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TODAY

Monday, July 22

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Q: Do you know the story of how Ogden Avenue got closed off through Lincoln Park?

Believe it or not, the part of the Lincoln Park area known as Old Town was not always the gentrified, high-rent neighborhood it is today.

Old Town is described roughly as the area between North Avenue, Clark Street and Ogden Avenue, and the neighborhood can trace its history to the mid-19th century when German immigrants were the first to build in the area.

After the Germans, other immigrants followed until the Great Chicago Fire of 1871 destroyed many of the wooden structures in the neighborhood. Residents, however, quickly rebuilt. For several decades afterwards, Old Town retain its character as a community of working-class families, with the addition of a line of stately homes owned by Chicago's wealthy elite lining Lincoln Park.

But in the early part of the 20th century, particularly during the Depression, the neighborhood experienced a period of decline. Homes and buildings became neglected and rundown, until, by the end of World war II, residents became concerned their own vibrant community was destined to become a slum.

In 1948 they formed the Old Town Triangle Association (OTTA), an organization dedicated to improving the community. Throughout the 1950s, OTTA sought to conserve the historic character of the neighborhood while also encouraging redevelopment and the elimination of deteriorating buildings. The organization also joined forces with other local community groups to create the Lincoln Park Conservation Association (LPCA), which would work to preserve the entire Lincoln Park area.

But urban renewal in Old Town did not begin in earnest until the 1960s, when the city, working with the LPCA, drafted what was called the General Neighborhood Renewal Plan (GNRP). The first phase of the GNRP, known as Project 1, called for the closing of Ogden Avenue through Old Town. The belief, according to OTTA officials at the time, was that Ogden Avenue was "obsolete as a traffic artery," and the street could be "put to other, more important uses." One of these uses included the construction of the Midwest Buddhist Temple at 435 W. Menomonee St.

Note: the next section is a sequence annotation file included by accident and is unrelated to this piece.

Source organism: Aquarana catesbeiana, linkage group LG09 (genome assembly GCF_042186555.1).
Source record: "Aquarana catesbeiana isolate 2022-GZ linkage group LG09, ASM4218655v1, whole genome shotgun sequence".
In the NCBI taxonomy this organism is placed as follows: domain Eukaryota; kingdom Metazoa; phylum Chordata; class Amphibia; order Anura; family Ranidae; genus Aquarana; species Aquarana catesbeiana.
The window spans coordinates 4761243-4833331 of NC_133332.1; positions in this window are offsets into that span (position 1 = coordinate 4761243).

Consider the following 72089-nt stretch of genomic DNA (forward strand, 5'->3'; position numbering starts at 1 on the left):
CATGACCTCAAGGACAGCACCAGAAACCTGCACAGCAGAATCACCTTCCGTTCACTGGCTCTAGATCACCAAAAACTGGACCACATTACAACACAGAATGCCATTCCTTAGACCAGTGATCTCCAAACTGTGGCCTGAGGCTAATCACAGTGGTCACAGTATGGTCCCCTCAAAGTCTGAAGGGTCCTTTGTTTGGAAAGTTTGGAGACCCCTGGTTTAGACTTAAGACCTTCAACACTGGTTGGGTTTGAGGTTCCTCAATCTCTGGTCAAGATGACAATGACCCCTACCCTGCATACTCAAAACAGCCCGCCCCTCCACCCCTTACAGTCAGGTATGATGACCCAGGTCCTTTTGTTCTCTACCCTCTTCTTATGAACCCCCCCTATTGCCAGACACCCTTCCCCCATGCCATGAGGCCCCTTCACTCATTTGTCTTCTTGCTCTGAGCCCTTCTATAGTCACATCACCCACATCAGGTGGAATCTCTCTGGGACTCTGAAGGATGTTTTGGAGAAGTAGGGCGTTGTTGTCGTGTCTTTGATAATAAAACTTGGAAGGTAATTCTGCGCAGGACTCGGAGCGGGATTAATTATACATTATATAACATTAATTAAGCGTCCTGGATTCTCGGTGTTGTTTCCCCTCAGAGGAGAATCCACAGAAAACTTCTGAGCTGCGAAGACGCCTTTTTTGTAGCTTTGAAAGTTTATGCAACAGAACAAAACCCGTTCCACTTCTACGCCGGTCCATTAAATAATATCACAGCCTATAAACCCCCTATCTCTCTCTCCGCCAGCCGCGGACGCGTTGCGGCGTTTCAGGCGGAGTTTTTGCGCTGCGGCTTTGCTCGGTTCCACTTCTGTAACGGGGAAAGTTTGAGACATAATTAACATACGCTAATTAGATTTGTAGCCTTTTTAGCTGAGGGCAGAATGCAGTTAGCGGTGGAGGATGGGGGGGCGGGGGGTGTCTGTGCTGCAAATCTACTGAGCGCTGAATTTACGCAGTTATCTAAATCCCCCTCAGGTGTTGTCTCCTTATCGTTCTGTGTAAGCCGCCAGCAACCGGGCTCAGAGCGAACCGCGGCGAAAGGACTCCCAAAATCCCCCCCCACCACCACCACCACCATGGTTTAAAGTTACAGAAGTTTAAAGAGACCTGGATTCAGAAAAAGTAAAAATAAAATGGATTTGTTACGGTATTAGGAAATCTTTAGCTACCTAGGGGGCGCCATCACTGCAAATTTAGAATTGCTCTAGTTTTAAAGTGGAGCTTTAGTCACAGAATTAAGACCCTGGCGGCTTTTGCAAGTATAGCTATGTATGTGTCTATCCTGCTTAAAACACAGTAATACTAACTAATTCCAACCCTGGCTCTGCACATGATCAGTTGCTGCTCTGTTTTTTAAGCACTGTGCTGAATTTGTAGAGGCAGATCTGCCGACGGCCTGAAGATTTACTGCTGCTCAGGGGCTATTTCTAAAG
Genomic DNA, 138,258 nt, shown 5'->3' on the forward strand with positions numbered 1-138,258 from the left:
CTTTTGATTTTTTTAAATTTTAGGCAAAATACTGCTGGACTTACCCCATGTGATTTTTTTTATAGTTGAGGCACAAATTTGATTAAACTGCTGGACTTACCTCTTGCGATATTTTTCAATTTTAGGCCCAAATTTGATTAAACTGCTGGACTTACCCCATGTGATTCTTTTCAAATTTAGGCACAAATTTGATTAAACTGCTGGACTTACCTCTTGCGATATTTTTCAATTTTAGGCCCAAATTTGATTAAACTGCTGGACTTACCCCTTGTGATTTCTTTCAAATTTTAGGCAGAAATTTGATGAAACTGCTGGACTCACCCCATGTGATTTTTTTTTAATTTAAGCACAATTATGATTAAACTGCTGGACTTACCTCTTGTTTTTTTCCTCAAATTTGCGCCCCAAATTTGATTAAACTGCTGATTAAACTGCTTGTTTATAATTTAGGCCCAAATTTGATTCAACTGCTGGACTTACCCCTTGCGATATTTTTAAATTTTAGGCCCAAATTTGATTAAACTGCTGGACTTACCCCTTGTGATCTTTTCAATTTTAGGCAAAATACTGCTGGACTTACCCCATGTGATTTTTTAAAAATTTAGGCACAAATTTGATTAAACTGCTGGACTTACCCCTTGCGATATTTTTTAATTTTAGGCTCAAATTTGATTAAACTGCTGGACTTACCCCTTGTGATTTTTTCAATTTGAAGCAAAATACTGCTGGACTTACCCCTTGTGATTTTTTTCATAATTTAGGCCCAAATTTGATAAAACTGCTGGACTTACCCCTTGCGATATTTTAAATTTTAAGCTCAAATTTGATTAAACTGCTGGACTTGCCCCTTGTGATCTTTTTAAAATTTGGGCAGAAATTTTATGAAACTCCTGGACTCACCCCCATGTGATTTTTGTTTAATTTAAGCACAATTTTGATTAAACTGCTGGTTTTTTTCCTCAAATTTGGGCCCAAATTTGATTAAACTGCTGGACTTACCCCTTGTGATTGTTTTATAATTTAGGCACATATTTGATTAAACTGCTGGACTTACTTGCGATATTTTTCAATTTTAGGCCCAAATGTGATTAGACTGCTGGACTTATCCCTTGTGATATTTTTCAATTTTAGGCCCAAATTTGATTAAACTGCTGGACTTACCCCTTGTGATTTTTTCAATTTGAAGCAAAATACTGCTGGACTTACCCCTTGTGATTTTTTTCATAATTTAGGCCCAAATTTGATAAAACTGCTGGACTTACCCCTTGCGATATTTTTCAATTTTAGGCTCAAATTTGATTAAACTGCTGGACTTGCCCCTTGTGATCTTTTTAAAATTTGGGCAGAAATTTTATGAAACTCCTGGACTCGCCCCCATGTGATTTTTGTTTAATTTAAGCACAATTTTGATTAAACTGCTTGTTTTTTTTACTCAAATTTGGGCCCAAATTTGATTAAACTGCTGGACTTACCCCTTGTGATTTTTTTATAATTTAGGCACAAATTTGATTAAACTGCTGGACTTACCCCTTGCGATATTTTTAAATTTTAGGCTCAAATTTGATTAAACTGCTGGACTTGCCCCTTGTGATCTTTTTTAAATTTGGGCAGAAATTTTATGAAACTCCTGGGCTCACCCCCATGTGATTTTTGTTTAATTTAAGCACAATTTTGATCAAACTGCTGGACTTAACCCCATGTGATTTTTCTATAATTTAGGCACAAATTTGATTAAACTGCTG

In addition to the closing of Ogden Avenue, the urban renewal of Old Town also resulted in the demolition of hundreds of buildings and the "relocation" of hundreds of families, single residents and businesses. In 1977 the neighborhood's renewal efforts were rewarded when the city named the Old Town Triangle district a Chicago landmark.

On the other hand, the effects of urban renewal in Old Town may have worked a little too well. The original idea was to try to protect the working-class, family-friendly character of the neighborhood. Urban renewal, however, pushed out many of those families and attracted a new kind of resident to Old Town--the young urban professional. What the future now holds for Old Town is anybody's guess.

Additional Resources

For more on the story of urban renewal in Old Town, be sure to visit "Urban Renewal in Lincoln Park's Old Town Triangle Neighborhood," a website created as part of an independent study project by students at DePaul University.

Old Town Triangle Association
The official website of the community organization.

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About the Author(s)

Alice Maggio is a Chicago librarian. She welcomes questions and topic suggestions for her column at . She may not reply to every query, but you may be contacted if your question is selected for the column.

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